A Decatur, Ill., livestock feed and dried distillers grain exporter has filed suit against Syngenta for commercializing its Agrisure Viptera (MIR 162) corn variety prior to its approval in China, Reuters reported Tuesday. The suit follows similar allegations from grain company Cargill, filed Sept. 12.
According to the Reuters report, the exporter, Trans Coastal Supply Co., expects to lose more than $41 million because of Syngenta's sale of the variety prior to import approval from China.
Syngenta has since said the claims from both Cargill and Trans Coastal are baseless, the report noted.
China has declined imports of U.S. corn since mid-November of last year after shipments of grain were found to contain the unapproved trait.
According to a National Grain and Feed Association estimate released in April, the U.S. corn, distillers grains and soy sectors had already sustained between $1 billion and $2.9 billion in economic losses as a result of China's refusal to accept U.S. corn.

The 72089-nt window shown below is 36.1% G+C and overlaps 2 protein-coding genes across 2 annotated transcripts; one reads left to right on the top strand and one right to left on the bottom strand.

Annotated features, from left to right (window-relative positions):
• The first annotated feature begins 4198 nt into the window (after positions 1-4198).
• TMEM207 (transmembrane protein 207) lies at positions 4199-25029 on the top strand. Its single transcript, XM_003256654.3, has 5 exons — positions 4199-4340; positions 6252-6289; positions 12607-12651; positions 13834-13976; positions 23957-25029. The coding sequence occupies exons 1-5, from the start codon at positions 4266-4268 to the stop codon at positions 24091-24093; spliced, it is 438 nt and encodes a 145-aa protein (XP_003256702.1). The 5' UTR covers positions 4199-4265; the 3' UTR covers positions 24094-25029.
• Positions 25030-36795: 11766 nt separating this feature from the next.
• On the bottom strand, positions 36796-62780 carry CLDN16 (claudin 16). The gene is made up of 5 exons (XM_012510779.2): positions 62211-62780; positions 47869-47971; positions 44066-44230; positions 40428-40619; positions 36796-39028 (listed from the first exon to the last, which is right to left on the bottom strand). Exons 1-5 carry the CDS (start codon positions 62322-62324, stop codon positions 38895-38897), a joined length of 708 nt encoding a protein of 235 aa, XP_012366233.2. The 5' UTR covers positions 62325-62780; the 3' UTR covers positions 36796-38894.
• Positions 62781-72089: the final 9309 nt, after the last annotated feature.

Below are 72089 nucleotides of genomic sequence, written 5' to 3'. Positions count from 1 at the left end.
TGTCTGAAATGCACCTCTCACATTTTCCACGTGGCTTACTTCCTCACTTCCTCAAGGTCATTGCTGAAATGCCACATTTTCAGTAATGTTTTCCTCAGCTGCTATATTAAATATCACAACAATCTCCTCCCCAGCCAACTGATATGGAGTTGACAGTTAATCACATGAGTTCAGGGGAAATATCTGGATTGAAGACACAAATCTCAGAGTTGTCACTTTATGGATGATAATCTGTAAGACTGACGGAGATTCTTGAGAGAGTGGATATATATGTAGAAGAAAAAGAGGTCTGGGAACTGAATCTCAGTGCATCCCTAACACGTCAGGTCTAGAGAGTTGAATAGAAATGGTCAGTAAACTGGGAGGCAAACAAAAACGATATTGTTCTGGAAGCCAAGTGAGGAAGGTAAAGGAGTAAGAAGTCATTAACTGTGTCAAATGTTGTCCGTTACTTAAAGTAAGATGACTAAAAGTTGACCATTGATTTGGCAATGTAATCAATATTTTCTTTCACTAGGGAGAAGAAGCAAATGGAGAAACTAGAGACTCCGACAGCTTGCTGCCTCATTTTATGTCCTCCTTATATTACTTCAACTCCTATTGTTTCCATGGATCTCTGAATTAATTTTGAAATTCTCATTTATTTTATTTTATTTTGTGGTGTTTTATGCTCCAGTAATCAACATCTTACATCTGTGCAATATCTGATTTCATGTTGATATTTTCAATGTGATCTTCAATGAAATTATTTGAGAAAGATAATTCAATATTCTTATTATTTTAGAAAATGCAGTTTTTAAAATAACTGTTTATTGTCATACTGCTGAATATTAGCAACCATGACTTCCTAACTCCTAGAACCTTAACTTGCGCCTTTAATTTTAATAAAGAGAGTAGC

While many farm groups are adamant that China should speed biotech review processes, the groups are also pressing U.S. farmers to ensure grain with unapproved traits moves into the proper marketing channels this harvest season as to avoid further trade damage.
American Soybean Association President Ray Gaesser on Wednesday reminded soy growers that though the disruption affects corn, China currently buys more U.S. soybeans than all other foreign customers combined, and proper equipment clean-out and grain handling is paramount.
According to Gaesser, the margin of error is very small when it comes to unapproved traits; only a few kernels of corn with unapproved traits are more than enough to reject the entire shipment, he said.
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